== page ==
Home → Conservatories → Conservatory FAQsHow to furnish a conservatory

When furnishing your conservatory, the theme you go for should ideally be based on its size and style (as well as your own personal taste, of course). Once you know the overall look you’re going for, there are lots of smaller choices to make. We’ll explore each of these in turn.

How to dress conservatory windows

Blinds are a popular option for conservatories, but it’s worth taking the time to choose a window dressing that suits the individual style of your room. Modern polycarbonate conservatories often look best with blinds that match their colour. More traditional styles of conservatory, on the other hand, may suit wooden Venetian blinds, shutters, or curtains that fit in with their aesthetic.

A further consideration when choosing window dressings relates to letting in light. If you’re likely to have guests staying in your conservatory overnight or simply enjoy being able to block the light out altogether, then you may want to invest in some high-quality blackout blinds or curtains.

Should you paint or wallpaper the walls?

The overall appearance of lean-to conservatories, orangeries, and those with large interior wall surfaces will be influenced by the colour of the walls. Make sure that you think this decision through properly – it might be worth patch testing a few different samples of paint and wallpaper to see how they look with the level of light in the room.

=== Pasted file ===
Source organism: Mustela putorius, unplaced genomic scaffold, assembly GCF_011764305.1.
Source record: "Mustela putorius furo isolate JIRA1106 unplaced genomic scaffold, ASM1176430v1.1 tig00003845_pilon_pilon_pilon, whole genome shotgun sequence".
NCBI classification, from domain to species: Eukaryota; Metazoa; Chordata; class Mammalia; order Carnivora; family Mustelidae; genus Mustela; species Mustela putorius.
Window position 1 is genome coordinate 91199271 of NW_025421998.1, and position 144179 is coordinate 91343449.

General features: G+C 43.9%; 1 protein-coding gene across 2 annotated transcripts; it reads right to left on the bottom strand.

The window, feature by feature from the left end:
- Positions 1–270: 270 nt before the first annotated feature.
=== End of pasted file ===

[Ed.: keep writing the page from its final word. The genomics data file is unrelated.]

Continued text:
The most important (and perhaps somewhat obvious) piece of advice is to choose a colour that suits the conservatory and fits in with the rest of the house. Continuity with the other rooms in the house is an important aspect of conservatories. You’ll also need to consider whether you want to opt for a trendy conservatory colour or a timeless classic that you’re unlikely to tire of too soon.

A brief scan of Pinterest will tell you that pastel shades are in for conservatory interiors, so the more fashion-conscious amongst you might want to go for pastel paint. Patterned wallpapers and feature walls are also fashionable for conservatory walls at the moment. Equally, neutral magnolias and light-shaded paints never go out of style and make it a lot easier to adapt the decor in the future.

What plants are good for conservatories?

Many varieties of plants can thrive in conservatories with all of the extra light. Cacti, succulents, and palms are classic, practical choices for conservatory spaces, allowing you to bring the outside in without the hassle of regular maintenance. Olive trees are an attractive yet more unusual option that can generally still survive the colder months in a conservatory.

Cacti and succulent plans sitting on a window ledge

What to put in a small conservatory?

The key with furnishing small conservatories is to keep it light. Choosing lighter shades for your decor and furnishings can help to make the space look and feel bigger. Equally, it’s important not to overload the space with too much furniture: a well-placed armchair and rug combination is a better option than a large sofa that takes up most of the room.

How to modernise a conservatory

Try updating the look of your conservatory by repainting or wallpapering the walls in a more modern style (for example, light pastel-coloured paints can help to give the room a contemporary look). You could also breathe new life into the space by replacing the furniture. Accent chairs that tie together a conservatory’s colour scheme are a popular choice at the moment.